In search of inspiration, Caroline Deacon talks to writers and illustrators about their creative space. This month features Bruna De Luca.
Having never outgrown children’s stories, Bruna graduated from Edinburgh University with a dissertation on Italian fairytales. She then went on holiday to Italy for 14 years, where she trained as a counsellor and taught local children to speak English with a Scottish twang. Back in the UK, Bruna joined SCBWI and The Golden Egg Academy and realised her interests and experiences had found a home together in writing for children, where she hopes they will live happily ever after.

Bruna's Picture Book, I’m Not Cute I’m Dangerous, illustrated by Benedetta Capriotti and published by Maverick Books, came out in the US and UK this year and was recently listed in The Sun’s Best Children’s Books of 2021.


Tell us about your creative space.


I used to write in cafés, thinking I needed the noise of coffee machines and conversation to lose myself in my writing. It also helped that no-one expected me to vault over the counter and do the washing up. At home, chores would call to me like sirens intent on dashing my WIP against the Rock of Procrastination.

Then the pandemic hit, and I had to adapt. These days I’m far happier in my little writing room, surrounded by all the nerdy bookish things I can’t resist. And my coffee’s not too bad, either.


Why does this place work for you?


Katniss, my 5-month-old kitten, helps me resist the Sirens Of The Kitchen Sink by lashing me to my seat. And, because I no longer have to be mindful of the scone-eating public, I can chat to fellow writers on Zoom writing sprints – another pandemic perk. (Check out the Write Magic group on Facebook for writerly company and accountability.)



Your creative tools - what are they and why?


Scrivener. Scrivener. Scrivener. Have I mentioned Scrivener? All my projects, from longer fiction to picture books, have their own ever-expanding folder filled with drafts and ideas and snippets and research.

Even my Mind Maps have gone digital thanks to Scapple.

I still need beautiful notebooks, of course. Lots of them. Because … well … erm … *cough cough

Do you have a routine?

I work from home even in normal circumstances, and I’m lucky to be able to dedicate a lot of time to writing, especially with both children now at school (the dry-eyed Mum in the playground with a skip in her step? That’s me!) But more time doesn’t necessarily add up to more productivity. Nothing concentrates the mind like a napping child who could wake up at any moment. These days, I need a goal to keep me in the zone - a critique swap, a competition deadline, writing coursework, something … ANYTHING!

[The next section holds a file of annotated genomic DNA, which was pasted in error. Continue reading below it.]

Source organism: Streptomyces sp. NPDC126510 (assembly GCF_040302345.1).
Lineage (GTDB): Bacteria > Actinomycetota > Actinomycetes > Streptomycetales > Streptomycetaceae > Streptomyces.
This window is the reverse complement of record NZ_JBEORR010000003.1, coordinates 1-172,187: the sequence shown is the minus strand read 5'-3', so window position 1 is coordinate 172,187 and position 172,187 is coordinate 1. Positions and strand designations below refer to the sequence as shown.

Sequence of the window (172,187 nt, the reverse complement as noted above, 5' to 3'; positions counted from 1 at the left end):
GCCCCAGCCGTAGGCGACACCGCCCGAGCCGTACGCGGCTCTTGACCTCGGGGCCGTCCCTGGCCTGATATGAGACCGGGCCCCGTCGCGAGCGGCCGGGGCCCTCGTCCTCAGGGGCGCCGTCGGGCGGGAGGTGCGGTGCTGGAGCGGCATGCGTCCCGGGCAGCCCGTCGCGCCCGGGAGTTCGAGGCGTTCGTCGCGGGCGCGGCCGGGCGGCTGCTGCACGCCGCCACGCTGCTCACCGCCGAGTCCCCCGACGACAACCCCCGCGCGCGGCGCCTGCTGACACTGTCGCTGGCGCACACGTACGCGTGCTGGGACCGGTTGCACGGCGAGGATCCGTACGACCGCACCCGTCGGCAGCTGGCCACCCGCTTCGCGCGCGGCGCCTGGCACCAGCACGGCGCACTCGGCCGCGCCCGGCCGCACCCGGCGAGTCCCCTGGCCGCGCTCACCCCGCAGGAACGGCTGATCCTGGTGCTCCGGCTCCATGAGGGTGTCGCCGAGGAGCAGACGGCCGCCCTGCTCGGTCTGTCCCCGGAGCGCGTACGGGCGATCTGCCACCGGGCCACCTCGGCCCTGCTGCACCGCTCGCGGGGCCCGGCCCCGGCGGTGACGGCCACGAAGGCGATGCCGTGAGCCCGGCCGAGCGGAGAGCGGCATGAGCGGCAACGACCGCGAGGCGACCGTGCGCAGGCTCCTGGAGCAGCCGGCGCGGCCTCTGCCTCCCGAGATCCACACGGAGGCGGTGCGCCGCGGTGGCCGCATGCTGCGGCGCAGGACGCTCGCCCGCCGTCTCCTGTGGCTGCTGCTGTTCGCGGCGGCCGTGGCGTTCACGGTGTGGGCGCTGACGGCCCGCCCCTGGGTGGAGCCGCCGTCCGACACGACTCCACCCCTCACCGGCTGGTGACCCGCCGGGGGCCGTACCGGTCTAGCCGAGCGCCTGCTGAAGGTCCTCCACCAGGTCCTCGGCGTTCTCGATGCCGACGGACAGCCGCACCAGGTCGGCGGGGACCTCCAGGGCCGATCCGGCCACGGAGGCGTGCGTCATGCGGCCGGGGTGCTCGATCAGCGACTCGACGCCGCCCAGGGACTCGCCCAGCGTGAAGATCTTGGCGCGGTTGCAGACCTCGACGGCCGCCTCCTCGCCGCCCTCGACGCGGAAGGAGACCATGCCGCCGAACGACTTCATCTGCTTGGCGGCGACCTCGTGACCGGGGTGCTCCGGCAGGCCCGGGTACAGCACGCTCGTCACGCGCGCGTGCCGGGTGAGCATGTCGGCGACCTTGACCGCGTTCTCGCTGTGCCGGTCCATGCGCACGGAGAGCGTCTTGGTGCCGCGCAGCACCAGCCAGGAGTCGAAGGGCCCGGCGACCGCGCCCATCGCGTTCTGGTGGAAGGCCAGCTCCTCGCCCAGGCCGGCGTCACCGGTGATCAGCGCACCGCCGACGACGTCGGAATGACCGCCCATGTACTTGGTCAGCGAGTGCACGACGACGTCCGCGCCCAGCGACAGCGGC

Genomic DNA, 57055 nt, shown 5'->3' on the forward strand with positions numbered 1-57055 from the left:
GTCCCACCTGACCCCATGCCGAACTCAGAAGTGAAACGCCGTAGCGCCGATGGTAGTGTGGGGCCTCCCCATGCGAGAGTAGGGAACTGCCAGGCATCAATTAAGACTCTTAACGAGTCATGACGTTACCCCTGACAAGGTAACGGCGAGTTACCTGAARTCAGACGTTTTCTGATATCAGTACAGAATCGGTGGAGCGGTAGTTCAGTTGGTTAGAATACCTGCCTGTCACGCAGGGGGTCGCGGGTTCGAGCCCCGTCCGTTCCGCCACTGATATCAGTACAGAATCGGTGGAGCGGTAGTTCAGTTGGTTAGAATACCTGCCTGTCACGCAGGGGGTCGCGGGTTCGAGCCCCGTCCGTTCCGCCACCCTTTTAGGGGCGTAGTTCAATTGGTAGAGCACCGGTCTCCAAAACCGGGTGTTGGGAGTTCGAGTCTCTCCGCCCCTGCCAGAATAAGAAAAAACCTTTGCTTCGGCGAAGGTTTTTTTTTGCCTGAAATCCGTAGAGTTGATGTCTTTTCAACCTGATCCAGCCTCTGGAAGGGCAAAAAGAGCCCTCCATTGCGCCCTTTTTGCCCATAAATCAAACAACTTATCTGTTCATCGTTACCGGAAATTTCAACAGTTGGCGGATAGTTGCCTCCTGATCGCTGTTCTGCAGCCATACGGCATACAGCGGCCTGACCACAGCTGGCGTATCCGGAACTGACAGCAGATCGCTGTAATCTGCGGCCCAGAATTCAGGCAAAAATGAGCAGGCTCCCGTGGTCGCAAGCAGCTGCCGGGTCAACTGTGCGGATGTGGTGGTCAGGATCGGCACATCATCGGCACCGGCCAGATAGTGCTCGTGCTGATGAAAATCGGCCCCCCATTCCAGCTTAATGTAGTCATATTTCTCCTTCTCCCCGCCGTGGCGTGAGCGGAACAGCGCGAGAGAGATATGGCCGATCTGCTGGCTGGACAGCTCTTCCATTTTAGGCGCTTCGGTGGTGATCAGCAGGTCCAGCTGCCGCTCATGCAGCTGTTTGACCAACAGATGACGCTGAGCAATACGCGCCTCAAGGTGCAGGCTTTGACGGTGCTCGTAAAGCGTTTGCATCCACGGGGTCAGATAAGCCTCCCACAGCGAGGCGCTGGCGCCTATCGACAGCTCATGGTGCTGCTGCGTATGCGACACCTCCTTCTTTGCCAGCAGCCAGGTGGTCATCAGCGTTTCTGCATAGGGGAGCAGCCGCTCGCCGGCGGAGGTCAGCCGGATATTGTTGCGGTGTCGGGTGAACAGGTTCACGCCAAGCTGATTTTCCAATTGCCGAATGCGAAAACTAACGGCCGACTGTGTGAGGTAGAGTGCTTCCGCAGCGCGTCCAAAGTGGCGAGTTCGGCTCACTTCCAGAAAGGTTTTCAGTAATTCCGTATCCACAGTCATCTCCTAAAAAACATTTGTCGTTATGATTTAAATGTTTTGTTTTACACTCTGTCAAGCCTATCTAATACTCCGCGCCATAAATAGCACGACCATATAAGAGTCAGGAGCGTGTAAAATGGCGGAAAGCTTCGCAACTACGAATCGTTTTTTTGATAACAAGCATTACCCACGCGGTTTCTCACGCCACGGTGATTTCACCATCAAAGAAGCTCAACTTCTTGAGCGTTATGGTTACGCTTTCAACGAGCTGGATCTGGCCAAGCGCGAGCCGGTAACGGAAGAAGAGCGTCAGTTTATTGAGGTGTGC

Any particular prompts to help you get started?

After school drop-off, I head straight to my desk with a cup of coffee and, after a bit of doom-scrolling, I sign into an online writing sprint. Sprints start on the hour and, in the first five minutes, we share our writing goals, then turn videos off and come back at the end of the hour to say how we got on. People often share tips and techniques and it’s heartening to find others who get the ups and downs of writing, editing, and everything in between.


What’s the best creative advice you’ve been given?


To get involved with other writers. Joining SCBWI was the first serious step I took on road to publication. It was through meeting other children’s writers that I learned about the industry, the struggles, and the opportunities. I went on to do courses with Golden Egg and WriteMentor and have always found the communities to be just as valuable as the courses.

John Yorke’s ten story questions that Bruna
 keeps taped to her screen.


What advice would you like to give to writers/illustrators who are trying to get established?


Prepare to be in it for the long-haul, and don’t get discouraged if it takes time. I think at any stage of a writing career, there will still be a lot of waiting and rejection mixed in with the good stuff.


What was your favourite book as a child?


Fairy tales featured heavily in my early childhood, and I remember having an LP of stories by Hans Christian Andersen. I get a little jolt of joy whenever I think about it. I still love an audiobook and a dark tale or two.



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Planner or pantser?


I need a map, but I’m not meticulous enough to come up with a detailed one, so I’m somewhere in the middle – a ‘plantser’? Once I have a rough idea of where I want to go, I write my way to the roadblock I know is coming (because I haven’t worked out the details yet) and hope the solution shows up en route. Then I write to the next roadblock, and so on, and so on, until I get to The End. And then, of course, it’s back to the beginning again.


Why children?


I love the themes of family and friendship that run through children’s books, and the fun and magic and adventure that make anything possible – like a fluffy crocodile for example.

Follow Bruna on Twitter or Instagram


Caroline Deacon lives in Edinburgh and is the author of several childcare books. She now writes MG and YA and is agented by Lindsay Fraser of Fraser Ross Associates, Edinburgh. Find her on Twitter and at

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